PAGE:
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Opinion

Our kids go to school in fortresses – maybe there is a better way

It’s probably naive to think things were better in the old days of the one-room schoolhouse or in some Cleaver-colored past, but there’s no way the current situation is anything we should consider acceptable.

Schools across Grundy County have jumped on a trend that has been spreading across the country for decades: When area kids go back to school this year, most of them now will be in a building that has a school resource officer on-site.

It’s nothing new and it is not a negative in it’s own right, but the fact that the world is such that communities feel the need to have armed individuals on their property for the sake of protection hints at a deeper problem. What we once thought were inviolable safe spaces – schools, community areas – now are soft targets.

But just a few months ago, we were seriously discussing whether we should be arming teachers. State Sen. Sue Rezin put the question to her constituents on her Facebook page and most of the responses were supportive. The president also suggested it in the wake of Parkland.

School security, cameras, armed guards. These aren’t problems, but they’re symptoms of a larger problem. Some will jump quickly to say the problem is guns, but they would be wrong. The ready availability of guns certainly does not help situations, but that in itself is not the problem.

It’s our society as a whole suffering from some sort of sickness. People feel like they aren’t being heard. When no one will listen to you, when everyone ignores you, the only thing left for you to do is scream. Whether it’s a literal scream or with an AR-15 in a crowded space or by harming yourselves in privacy.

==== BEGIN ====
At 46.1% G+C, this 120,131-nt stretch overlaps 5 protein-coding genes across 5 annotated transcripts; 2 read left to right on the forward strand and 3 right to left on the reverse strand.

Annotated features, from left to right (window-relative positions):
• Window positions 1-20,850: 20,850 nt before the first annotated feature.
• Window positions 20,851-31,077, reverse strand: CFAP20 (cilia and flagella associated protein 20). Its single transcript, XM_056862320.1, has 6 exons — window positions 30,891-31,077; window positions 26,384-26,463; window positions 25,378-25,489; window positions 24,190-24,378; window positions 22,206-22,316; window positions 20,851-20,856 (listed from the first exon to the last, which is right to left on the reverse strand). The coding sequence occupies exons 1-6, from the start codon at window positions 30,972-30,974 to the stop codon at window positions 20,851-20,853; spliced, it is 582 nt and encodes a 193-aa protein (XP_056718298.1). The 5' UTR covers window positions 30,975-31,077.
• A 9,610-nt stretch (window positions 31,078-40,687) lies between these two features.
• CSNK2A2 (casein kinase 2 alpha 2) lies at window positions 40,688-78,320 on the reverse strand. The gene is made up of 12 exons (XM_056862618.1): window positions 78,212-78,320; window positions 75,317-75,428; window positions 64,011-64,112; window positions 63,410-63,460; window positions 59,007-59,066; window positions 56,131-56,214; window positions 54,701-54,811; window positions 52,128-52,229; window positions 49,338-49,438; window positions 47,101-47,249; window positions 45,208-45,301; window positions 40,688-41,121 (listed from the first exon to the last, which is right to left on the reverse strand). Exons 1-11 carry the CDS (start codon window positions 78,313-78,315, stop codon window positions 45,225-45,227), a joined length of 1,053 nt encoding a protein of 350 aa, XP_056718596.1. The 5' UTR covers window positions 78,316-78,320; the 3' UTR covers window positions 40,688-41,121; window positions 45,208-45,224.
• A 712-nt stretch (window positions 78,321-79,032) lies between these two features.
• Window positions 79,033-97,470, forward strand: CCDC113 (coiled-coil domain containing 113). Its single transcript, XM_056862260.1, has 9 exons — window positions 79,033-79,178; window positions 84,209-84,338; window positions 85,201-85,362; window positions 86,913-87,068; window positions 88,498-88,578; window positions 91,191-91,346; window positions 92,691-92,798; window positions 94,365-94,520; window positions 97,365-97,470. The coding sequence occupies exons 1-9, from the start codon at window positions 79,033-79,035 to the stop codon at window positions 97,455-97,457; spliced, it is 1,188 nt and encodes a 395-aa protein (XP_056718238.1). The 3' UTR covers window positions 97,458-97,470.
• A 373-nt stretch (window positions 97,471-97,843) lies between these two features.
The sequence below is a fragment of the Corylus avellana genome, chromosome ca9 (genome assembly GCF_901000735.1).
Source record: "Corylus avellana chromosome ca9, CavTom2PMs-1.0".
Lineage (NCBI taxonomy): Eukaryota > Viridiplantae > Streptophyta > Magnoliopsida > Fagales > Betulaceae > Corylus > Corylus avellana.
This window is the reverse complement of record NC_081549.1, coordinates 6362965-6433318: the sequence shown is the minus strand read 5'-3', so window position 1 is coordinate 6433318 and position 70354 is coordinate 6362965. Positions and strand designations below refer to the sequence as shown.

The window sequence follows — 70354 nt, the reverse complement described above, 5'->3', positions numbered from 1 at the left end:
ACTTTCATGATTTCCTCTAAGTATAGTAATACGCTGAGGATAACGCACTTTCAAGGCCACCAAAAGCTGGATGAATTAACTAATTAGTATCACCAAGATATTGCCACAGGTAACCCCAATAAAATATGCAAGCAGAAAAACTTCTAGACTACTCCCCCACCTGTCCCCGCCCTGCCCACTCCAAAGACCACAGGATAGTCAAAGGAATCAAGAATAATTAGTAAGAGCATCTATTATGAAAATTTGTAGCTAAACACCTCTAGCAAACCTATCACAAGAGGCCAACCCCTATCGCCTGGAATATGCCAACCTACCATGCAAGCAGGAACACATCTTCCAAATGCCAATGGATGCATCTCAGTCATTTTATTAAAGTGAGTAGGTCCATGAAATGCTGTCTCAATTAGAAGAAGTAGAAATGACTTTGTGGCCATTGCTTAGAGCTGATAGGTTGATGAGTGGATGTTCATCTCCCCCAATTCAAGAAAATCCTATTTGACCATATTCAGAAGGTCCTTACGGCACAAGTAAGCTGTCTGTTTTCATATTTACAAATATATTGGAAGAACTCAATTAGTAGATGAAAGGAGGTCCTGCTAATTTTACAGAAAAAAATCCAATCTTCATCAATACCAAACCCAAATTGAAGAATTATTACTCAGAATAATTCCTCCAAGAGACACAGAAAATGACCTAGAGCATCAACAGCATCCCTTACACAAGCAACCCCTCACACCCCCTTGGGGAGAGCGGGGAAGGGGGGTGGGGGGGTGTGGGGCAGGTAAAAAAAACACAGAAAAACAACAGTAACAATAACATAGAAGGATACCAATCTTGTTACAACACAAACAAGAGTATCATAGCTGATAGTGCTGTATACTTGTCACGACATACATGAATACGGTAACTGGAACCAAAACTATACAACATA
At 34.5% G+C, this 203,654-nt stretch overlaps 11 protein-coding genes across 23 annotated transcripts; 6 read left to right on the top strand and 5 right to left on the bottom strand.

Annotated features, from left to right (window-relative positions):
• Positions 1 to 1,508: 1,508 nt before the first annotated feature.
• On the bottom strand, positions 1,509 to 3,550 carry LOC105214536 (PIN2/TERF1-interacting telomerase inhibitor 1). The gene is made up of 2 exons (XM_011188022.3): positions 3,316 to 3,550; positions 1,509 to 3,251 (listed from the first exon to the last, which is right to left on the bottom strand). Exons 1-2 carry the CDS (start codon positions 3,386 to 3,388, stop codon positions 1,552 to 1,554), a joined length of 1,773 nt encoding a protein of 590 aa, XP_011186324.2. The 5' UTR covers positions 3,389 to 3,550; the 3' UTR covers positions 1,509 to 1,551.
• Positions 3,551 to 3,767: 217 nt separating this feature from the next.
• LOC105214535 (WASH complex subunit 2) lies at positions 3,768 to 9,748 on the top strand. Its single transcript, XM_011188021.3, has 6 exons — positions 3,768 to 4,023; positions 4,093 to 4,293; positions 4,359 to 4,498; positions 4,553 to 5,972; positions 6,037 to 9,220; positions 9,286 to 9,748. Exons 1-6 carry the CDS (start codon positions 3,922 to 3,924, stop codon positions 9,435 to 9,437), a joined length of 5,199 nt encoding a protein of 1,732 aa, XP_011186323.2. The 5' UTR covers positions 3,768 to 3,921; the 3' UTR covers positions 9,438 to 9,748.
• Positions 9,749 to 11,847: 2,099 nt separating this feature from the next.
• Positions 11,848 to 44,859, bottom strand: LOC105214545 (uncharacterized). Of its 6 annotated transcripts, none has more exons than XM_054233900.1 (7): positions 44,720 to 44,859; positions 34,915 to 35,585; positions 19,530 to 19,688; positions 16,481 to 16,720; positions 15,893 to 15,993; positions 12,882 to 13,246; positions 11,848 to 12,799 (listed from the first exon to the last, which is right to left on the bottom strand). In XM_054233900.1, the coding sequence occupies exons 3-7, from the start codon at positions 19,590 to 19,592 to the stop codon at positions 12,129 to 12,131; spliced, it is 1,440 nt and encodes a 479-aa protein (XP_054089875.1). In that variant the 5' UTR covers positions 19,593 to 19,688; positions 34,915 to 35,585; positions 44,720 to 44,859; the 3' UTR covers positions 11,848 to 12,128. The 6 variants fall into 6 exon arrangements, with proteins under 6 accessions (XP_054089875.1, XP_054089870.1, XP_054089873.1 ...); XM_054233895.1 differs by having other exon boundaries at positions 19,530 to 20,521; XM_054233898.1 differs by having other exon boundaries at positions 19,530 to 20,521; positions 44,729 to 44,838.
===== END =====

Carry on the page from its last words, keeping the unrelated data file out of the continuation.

The world is a hard place, and it’s easy to say get over it and wear a helmet. But there are a lot of people that can’t do that. There are a lot of people that need help or just to get a break. It’s easy to tell people to pull themselves up by the bootstraps, but that isn’t any help. They need a hand.

The fact is, none of us, no matter our level of success, got there without any help. You could be a self-made millionaire – congrats for that, by the way – but a manager had to take a chance on you for that first job flipping burgers the summer you turned 15. And you probably beat out someone else for the position.

Instead, we’ve become cold to the people who need help. We call them lazy or entitled. Some of them are, sure, but the vast majority of them want to earn their keep and don’t want to live in misery, which shouldn’t be too much to ask.

We have no adequate mental health infrastructure in America. It’s one of the first things cut whenever services need to be cut by government.

If you’re out of money and feeling depressed, there are few good options and certainly not enough for everyone in that situation. The people shooting up schools and malls and holiday parties and traffic and dorms and nightclubs and music festivals churches and military bases didn’t just wake up that day and decide.

We’re the richest country in the world and also the only country that feels the need to have armed guards in our elementary schools. There may be a need for that in rougher areas in New York, Chicago or Los Angeles. But Grundy County? Really?

We can feel safe now. Our kids have the best protection money can buy. Our schools are becoming more and more defensible. It won’t be long before they have to go through metal detectors in the morning, or be wanded as they walk into science class. We’ll keep treating the symptoms.

But what if, instead of spending money on police and metal detectors in school, we paid for mental health professionals in every community. People to see when the weight of the world gets to be too much. Instead of saying “Suck it up,” we tell them where they can get some help.

The world is full of strong people who can carry the pressures of it without difficulty, and some can even make it look easy. But we shouldn’t marginalize those that need help.

We see the effects on that everywhere right now. It’s in the security cameras outside our schools, and the security at the front of a concert hall.

Maybe we should just be nice, for once.

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